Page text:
Please use this identifier to cite or link to this item: http://hdl.handle.net/2440/60690
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dc.contributor.authorTam, K.en
dc.contributor.authorRussell, D.en
dc.contributor.authorPeet, D.en
dc.contributor.authorBracken, C.en
dc.contributor.authorRodgers, R.en
dc.contributor.authorThompson, J.en
dc.contributor.authorKind, K.en
dc.date.issued2010en
dc.identifier.citationMolecular and Cellular Endocrinology, 2010; 327(1-2):47-55en
dc.identifier.issn0303-7207en
dc.identifier.issn1872-8057en
dc.identifier.urihttp://hdl.handle.net/2440/60690-
dc.description.abstractHypoxia inducible factors (HIFs) are transcription factors that mediate physiological responses to hypoxia. Hypoxia is established as the major inducer of HIFs, but stimuli such as transition metals and hormones also induce HIF target genes. Whilst the ovarian granulosa cell layer is known to be avascular and the follicle is vascularised via the thecal cell layer, little is known about the role of hypoxia or HIFs in regulating ovarian function. In this study, we hypothesized that hypoxia as well as non-hypoxic stimuli cooperate in promoting follicle differentiation and luteinization via HIF activity and resultant gene regulation. We quantitatively measured the HIF1alpha protein response to hCG in ovarian granulosa cell cultures and in vivo and developed a transgenic (HRE(4)-SV40-EGFP) HIF reporter mouse line. We observed a time-dependent increase of HIF1alpha protein levels in granulosa cells post-hCG in vivo, maximal around time of ovulation. hCG alone was unable to promote HIF1alpha protein accumulation in cultured granulosa cells, but increased protein abundance was observed when combined with a hypoxic stimulus. HRE-EGFP ovaries showed no follicular EGFP in stages prior to antrum formation. However, HIF regulated EGFP was maximally induced in granulosa cells around the time of ovulation and readily observed in corpora lutea. There was also an increase in HIF regulated EGFP activity in the corpora lutea from functional to regressing stages. Taken together, these observations establish the notion that HIFs play a role during follicular differentiation and luteinization.en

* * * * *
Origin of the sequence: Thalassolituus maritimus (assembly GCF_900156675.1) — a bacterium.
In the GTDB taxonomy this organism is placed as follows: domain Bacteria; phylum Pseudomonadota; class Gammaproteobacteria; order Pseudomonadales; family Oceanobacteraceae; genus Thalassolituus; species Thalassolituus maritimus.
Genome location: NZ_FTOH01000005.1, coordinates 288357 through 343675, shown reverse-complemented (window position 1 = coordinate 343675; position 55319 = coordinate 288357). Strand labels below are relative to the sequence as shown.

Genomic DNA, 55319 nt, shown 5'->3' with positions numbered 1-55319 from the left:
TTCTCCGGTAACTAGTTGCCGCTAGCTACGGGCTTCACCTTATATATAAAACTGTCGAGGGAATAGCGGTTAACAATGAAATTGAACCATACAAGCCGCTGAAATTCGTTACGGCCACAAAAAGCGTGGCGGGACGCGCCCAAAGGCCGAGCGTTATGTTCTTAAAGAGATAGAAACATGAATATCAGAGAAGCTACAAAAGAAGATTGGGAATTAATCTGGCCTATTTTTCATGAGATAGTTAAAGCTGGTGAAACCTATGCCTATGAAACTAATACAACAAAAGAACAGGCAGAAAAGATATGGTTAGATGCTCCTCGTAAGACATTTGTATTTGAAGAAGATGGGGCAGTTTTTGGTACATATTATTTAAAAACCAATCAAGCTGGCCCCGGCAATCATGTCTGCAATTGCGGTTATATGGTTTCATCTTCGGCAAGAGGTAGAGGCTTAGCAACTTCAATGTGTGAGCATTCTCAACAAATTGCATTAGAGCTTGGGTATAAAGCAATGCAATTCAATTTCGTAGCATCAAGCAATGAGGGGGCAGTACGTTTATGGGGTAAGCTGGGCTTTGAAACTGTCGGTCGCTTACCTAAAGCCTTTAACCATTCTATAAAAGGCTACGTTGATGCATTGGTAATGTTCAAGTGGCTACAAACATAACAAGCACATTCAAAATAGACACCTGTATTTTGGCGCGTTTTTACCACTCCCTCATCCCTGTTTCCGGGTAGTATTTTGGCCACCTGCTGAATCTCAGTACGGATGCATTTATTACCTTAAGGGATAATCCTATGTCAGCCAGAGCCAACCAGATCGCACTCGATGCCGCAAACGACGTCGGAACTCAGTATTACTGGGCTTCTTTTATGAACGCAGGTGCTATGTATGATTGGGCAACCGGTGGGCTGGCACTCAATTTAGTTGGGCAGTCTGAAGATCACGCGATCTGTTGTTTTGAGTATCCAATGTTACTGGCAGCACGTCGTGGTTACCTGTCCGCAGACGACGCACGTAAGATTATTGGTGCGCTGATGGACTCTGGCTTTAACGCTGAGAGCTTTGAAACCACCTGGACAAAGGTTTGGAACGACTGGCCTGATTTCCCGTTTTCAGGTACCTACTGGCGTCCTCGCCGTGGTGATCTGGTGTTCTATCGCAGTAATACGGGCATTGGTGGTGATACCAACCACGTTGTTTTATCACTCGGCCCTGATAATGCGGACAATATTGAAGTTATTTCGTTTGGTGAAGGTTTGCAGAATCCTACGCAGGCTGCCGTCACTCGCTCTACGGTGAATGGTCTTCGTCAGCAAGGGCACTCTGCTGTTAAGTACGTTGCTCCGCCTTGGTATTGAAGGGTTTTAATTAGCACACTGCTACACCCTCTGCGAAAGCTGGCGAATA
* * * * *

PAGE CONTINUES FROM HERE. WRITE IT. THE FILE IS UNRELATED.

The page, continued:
dc.description.statementofresponsibilityKimberley K.Y. Tam, Darryl L. Russell, Daniel J. Peet, Cameron P. Bracken, Raymond J. Rodgers, Jeremy G. Thompson, and Karen L. Kinden
dc.language.isoenen
dc.publisherElsevier Sci Ireland Ltden
dc.rightsCopyright © 2010 Elsevier Ireland Ltd. All rights reserved.en
dc.subjectFollicle; Ovulation; Human chorionic gonadotropin; Hypoxia inducible factoren
dc.titleHormonally regulated follicle differentiation and luteinization in the mouse is associated with hypoxia inducible factor activityen
dc.typeJournal articleen
dc.identifier.rmid0020100519en
dc.identifier.doi10.1016/j.mce.2010.06.008en
dc.relation.granthttp://purl.org/au-research/grants/nhmrc/453556en
dc.identifier.pubid33495-
pubs.library.collectionMolecular and Biomedical Science publicationsen
pubs.verification-statusVerifieden
pubs.publication-statusPublisheden
dc.identifier.orcidRussell, D. [0000-0002-4930-7658]en
dc.identifier.orcidPeet, D. [0000-0002-6085-8936]en
dc.identifier.orcidRodgers, R. [0000-0002-2139-2969]en
dc.identifier.orcidThompson, J. [0000-0003-4941-7731]en
Appears in Collections:Molecular and Biomedical Science publications

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